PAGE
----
• We chose Karlee Porter's Abundance quilting design because I felt its graffiti-notebook-doodling style was complementary to the "urban decay" vibe of the Tim Holz fabrics, but also because I knew that Karlee's designs of this type have stitch paths that are especially helpful in quilting out fullness -- the design sweeps across a large area first, dividing it into smaller sections, and then the machine travels through those areas stitching pearls and swirls that work miracles to "suck up" unwanted fullness areas in a quilt
  • Since one of Mildred's disappointments with the quilt top was due to the gray background print fabric being too dull and drab for her taste, we chose YLI's 40 Tex Machine Quilting Cotton in variegated Rio de Janeiro for the quilting to spice it up a little and inject more energy, amplifying the impact of the brighter colored fabric prints that she liked better

So, let's see some quilting magic!

Example of an Extreme Fullness Area of Mildred's Quilt

Here's that same exact section of the quilt, after quilting it.  Yes, I was standing at the machine and using my fingers lightly on either side of the moving needle to distribute fullness evenly as the machine was stitching; this would not turn out as well if I'd just let the computer quilt the design unattended!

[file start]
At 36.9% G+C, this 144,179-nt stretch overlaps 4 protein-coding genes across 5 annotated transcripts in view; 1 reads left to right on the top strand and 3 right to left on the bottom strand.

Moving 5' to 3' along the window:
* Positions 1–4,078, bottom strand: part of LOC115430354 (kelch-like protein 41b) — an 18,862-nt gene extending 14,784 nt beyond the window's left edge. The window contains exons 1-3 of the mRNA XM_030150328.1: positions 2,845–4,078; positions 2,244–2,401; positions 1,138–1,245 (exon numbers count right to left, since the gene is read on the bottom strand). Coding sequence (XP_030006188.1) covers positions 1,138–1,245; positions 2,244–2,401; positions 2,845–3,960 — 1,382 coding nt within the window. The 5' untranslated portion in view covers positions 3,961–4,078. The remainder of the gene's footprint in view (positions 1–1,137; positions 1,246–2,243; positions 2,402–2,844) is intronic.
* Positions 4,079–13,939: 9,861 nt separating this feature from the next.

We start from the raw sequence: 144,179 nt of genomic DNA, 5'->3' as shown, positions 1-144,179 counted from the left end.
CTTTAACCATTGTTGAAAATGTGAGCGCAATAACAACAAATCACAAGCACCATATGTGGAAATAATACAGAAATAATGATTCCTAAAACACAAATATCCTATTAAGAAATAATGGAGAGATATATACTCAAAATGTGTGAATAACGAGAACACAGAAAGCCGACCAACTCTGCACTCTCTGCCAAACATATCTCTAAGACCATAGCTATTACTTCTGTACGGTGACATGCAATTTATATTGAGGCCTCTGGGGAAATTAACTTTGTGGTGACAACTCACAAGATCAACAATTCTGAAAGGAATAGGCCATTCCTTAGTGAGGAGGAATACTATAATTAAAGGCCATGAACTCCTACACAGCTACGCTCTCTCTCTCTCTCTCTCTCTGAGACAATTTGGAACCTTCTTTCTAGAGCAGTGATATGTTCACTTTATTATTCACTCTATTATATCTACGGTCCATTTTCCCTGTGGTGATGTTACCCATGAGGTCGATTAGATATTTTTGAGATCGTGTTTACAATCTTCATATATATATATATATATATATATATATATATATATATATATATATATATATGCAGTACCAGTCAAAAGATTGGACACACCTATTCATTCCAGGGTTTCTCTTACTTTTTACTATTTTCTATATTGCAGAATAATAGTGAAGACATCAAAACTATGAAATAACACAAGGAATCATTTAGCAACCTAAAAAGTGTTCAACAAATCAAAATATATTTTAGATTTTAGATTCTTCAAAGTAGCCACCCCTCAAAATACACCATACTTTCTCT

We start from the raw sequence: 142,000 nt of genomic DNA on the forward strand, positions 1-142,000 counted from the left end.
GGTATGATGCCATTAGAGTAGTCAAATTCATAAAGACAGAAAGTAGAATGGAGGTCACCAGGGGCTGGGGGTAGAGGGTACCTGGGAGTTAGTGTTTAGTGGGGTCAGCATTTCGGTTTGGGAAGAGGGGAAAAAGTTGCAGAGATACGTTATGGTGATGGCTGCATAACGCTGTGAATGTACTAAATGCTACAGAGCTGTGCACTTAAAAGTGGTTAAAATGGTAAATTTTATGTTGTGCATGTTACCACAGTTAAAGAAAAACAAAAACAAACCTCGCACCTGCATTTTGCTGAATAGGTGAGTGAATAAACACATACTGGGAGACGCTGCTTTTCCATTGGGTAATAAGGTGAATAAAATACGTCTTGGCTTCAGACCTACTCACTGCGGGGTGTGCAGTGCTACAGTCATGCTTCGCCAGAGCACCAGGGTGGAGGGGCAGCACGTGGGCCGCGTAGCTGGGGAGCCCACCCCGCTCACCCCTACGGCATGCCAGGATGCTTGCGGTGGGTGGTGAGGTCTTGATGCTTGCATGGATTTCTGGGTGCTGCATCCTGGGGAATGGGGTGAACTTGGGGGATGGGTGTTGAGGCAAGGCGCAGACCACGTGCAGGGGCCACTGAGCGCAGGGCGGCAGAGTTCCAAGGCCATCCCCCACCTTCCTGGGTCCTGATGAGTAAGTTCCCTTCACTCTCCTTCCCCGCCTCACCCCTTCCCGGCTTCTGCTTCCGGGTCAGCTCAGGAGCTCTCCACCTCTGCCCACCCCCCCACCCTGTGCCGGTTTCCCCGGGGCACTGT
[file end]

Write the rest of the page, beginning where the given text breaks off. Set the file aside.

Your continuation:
Same Exact Area, After Quilting

Can you even believe that's the same quilt after quilting?  Only under close inspection with bright lighting can you notice the remaining wrinkles radiating from that one corner, only because you know to look for it.  The lofty batting and swirling path of the quilting design have performed a Quilting Miracle.  When you step back and look at this finished quilt from a distance, you don't see any piecing imperfections, you just see a glorious, colorful patchwork design enhance by joyful, exuberant quilting.  

Another View of the Fullness Issues Typical to This Quilt Top

I'm so glad Mildred brought this top to me for quilting instead of wadding it up in a corner and writing it off as a fail!  Meanwhile, look at the scrumptious quilting texture created by the double batting in this quilt.  I love double batted quilts!

Double Batting Creates Amazing Dimension and Texture